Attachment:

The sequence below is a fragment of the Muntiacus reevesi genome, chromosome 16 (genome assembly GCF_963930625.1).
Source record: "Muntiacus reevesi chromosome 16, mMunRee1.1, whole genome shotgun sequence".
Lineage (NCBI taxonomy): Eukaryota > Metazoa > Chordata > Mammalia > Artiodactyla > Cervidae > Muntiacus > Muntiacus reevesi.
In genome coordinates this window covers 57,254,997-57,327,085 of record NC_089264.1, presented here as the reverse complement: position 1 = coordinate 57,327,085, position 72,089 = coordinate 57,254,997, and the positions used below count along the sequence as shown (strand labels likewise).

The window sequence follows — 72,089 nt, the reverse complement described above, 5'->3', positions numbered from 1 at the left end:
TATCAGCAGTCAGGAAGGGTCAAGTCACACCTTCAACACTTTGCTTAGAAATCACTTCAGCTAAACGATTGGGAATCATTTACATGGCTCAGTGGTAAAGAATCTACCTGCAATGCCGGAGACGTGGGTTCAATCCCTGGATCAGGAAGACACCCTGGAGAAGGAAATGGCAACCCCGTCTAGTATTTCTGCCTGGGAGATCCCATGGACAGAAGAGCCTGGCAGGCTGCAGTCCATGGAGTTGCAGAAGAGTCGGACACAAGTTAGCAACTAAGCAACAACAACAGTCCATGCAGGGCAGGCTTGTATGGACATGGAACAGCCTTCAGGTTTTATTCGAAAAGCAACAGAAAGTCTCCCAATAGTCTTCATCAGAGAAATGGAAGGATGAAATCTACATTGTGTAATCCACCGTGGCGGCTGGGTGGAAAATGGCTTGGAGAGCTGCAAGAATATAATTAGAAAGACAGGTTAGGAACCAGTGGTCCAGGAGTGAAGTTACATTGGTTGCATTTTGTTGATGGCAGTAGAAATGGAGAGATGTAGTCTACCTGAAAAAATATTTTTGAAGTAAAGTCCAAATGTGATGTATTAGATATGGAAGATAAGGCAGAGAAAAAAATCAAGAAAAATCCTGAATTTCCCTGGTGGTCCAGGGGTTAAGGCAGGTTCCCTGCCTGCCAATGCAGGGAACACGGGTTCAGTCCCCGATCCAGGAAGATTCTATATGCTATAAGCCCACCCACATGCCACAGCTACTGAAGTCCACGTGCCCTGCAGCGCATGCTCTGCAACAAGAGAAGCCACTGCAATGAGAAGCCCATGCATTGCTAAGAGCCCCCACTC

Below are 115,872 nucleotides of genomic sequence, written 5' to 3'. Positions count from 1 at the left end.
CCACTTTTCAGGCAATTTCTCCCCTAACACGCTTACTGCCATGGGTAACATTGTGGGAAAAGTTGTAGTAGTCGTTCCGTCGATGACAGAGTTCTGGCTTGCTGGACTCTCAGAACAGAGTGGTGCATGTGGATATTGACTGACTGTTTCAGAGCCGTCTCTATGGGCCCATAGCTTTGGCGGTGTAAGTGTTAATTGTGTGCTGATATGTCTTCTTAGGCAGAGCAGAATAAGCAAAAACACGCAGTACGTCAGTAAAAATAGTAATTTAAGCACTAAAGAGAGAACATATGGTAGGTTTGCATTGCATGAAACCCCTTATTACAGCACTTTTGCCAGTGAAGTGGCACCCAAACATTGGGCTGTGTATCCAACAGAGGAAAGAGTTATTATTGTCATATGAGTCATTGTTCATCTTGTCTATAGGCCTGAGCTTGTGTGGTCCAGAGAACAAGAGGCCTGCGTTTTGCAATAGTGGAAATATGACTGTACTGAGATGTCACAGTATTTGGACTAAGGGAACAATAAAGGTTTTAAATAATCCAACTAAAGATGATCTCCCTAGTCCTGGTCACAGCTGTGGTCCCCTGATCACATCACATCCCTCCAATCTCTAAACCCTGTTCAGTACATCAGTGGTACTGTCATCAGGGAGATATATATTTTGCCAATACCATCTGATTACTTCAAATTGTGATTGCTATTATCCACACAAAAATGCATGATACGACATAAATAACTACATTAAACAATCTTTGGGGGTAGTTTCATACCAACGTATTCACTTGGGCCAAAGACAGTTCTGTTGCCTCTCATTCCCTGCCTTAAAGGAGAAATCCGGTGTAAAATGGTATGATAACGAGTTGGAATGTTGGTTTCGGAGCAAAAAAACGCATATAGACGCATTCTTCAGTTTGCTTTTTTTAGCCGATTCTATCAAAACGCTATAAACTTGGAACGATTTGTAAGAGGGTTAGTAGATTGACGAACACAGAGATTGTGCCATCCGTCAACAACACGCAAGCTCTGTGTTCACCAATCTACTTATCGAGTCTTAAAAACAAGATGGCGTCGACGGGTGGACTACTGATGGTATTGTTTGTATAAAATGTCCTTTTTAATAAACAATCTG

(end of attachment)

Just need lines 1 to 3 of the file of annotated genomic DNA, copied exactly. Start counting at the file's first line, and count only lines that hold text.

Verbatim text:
The sequence below is a fragment of the Muntiacus reevesi genome, chromosome 16 (genome assembly GCF_963930625.1).
Source record: "Muntiacus reevesi chromosome 16, mMunRee1.1, whole genome shotgun sequence".
Lineage (NCBI taxonomy): Eukaryota > Metazoa > Chordata > Mammalia > Artiodactyla > Cervidae > Muntiacus > Muntiacus reevesi.